Appellate History


During the arbitration hearing, NYK contended that IBG and Transclear were both agents of Cargill referring to the approach taken in The Doric Pride [2006] EWCA Civ 599 where a line was drawn within a charter to ascertain which matters were the owner’s or the charterer’s responsibility. NYK further stated that IBG’s failure to unload the cargo or pay the demurrage claim had been the cause of the arrest of the vessel.

The Tribunal made no reference to NYK’s argument that IBG was an agent, instead focusing on whether the arrest undertaken by Transclear was expressly or impliedly consented to by Cargill. Ultimately, the Tribunal found by a majority that there was no evidential basis for such a finding and, as such, held that Transclear was not acting as Cargill’s agent.

High Court of Justice Queen’s Bench Division Commercial Court

NYK successfully appealed against the Tribunal judgment pursuant to s.69 of the Arbitration Act 1996. Although the court upheld the tribunal’s decision in relation to Transclear, it reconsidered the position of IBG, again something that the Tribunal glossed over. In that respect, the court held that sub or sub-sub-charterers could, in fact, be considered agents of Cargill if all responsibilities had been delegated or sub-delegated to them.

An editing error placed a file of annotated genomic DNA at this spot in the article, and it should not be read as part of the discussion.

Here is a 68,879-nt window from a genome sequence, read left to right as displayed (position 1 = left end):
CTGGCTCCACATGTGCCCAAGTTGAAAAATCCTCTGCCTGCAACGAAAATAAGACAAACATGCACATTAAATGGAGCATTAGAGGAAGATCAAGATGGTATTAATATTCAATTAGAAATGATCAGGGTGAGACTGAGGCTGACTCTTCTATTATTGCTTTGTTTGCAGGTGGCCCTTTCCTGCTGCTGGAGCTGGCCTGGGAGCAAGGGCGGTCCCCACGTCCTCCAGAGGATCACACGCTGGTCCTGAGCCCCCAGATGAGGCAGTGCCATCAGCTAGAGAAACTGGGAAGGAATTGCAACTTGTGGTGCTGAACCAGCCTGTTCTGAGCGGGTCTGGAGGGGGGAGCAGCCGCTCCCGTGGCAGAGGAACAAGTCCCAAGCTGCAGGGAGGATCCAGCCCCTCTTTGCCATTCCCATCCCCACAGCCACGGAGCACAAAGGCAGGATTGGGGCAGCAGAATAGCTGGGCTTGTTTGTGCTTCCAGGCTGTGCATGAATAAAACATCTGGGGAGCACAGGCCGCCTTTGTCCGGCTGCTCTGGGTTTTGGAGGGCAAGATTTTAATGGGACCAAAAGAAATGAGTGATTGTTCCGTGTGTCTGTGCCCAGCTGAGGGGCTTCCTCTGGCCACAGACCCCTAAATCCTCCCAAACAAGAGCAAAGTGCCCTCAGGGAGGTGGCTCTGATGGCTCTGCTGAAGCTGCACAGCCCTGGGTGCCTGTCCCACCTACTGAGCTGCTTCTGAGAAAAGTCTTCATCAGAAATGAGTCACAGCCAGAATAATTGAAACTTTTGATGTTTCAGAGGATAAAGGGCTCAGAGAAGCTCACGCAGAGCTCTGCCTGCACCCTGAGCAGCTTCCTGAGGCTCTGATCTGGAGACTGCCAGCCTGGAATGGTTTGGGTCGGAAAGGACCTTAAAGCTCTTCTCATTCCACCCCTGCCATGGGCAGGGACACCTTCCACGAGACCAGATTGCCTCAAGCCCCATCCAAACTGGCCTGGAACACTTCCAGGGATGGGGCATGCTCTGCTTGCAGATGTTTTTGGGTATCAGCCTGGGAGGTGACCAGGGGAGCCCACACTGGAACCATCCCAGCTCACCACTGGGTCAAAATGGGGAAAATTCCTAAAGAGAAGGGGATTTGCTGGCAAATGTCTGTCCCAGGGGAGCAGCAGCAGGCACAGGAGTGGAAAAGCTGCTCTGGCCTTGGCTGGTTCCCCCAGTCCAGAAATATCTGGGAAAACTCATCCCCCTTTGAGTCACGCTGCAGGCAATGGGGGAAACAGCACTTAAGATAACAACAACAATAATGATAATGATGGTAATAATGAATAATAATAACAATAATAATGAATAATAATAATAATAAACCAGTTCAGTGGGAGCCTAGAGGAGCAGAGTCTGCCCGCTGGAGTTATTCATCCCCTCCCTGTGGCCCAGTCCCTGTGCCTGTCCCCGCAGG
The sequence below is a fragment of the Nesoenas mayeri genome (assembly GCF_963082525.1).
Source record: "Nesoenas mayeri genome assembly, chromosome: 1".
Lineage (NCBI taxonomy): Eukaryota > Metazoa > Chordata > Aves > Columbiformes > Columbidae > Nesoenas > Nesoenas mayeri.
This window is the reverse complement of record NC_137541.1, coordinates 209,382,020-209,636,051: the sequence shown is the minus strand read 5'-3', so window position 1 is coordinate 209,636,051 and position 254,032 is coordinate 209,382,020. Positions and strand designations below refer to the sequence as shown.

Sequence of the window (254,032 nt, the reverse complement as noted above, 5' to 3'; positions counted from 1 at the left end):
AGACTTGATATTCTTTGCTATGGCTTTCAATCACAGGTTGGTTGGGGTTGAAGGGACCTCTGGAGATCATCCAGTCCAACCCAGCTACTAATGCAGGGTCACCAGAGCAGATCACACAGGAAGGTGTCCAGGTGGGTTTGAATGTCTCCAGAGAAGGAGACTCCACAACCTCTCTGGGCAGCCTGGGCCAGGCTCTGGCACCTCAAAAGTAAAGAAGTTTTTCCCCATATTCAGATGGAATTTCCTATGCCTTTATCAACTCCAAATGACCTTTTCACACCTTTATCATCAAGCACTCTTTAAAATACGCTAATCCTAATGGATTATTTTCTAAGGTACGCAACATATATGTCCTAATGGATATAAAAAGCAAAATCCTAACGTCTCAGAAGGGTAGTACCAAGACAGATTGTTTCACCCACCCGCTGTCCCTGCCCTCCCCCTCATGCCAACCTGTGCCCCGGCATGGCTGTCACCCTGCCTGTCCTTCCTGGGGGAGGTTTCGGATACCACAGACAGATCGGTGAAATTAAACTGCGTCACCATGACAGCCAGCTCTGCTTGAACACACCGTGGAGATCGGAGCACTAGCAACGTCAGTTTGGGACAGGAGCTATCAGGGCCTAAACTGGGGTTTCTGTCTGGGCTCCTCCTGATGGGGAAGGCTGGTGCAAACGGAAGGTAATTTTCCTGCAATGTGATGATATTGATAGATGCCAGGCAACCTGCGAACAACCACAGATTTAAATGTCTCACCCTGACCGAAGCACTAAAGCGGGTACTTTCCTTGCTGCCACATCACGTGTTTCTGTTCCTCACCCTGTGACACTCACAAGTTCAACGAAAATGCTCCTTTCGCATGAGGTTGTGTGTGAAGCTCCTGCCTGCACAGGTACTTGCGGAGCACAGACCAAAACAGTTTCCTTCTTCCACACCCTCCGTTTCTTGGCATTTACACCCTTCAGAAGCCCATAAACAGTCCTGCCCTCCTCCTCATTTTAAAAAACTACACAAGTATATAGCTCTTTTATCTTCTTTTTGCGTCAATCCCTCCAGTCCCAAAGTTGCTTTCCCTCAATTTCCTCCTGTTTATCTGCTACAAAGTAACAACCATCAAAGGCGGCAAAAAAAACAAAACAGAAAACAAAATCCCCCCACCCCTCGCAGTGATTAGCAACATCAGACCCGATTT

However, the further question remained, namely whether the arrest occasioned by Cargill (or its agents) was required to be occasioned in performance of the charterer’s obligations under the time charter. In answering that question, two further factors needed to be considered by the court:

(A) had the acts, omissions or defaults taken place while IBG had been under an obligation as a delegate (and therefore an agent)?; and

(B) had these acts or omissions “occasioned” the arrest of the vessel?

Question A: Yes, the court stated that the duty to unload by reason of the sale contract was initiated by Cargill and therefore the delegation of the agreement (including any terms) was also passed to IBG as Cargill’s agent.